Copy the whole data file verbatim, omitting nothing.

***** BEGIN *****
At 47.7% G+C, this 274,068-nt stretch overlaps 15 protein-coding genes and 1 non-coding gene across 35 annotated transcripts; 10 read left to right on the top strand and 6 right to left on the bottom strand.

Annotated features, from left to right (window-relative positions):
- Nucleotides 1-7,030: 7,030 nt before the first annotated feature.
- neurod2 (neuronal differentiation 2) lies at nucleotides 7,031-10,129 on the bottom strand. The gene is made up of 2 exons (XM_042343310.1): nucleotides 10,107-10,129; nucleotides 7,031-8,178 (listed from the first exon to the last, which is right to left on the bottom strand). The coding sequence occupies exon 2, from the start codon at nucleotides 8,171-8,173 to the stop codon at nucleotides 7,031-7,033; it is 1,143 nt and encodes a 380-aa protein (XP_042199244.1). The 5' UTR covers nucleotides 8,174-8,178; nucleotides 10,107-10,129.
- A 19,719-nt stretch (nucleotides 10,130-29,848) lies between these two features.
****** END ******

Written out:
At 47.7% G+C, this 274,068-nt stretch overlaps 15 protein-coding genes and 1 non-coding gene across 35 annotated transcripts; 10 read left to right on the top strand and 6 right to left on the bottom strand.

Annotated features, from left to right (window-relative positions):
- Nucleotides 1-7,030: 7,030 nt before the first annotated feature.
- neurod2 (neuronal differentiation 2) lies at nucleotides 7,031-10,129 on the bottom strand. The gene is made up of 2 exons (XM_042343310.1): nucleotides 10,107-10,129; nucleotides 7,031-8,178 (listed from the first exon to the last, which is right to left on the bottom strand). The coding sequence occupies exon 2, from the start codon at nucleotides 8,171-8,173 to the stop codon at nucleotides 7,031-7,033; it is 1,143 nt and encodes a 380-aa protein (XP_042199244.1). The 5' UTR covers nucleotides 8,174-8,178; nucleotides 10,107-10,129.
- A 19,719-nt stretch (nucleotides 10,130-29,848) lies between these two features.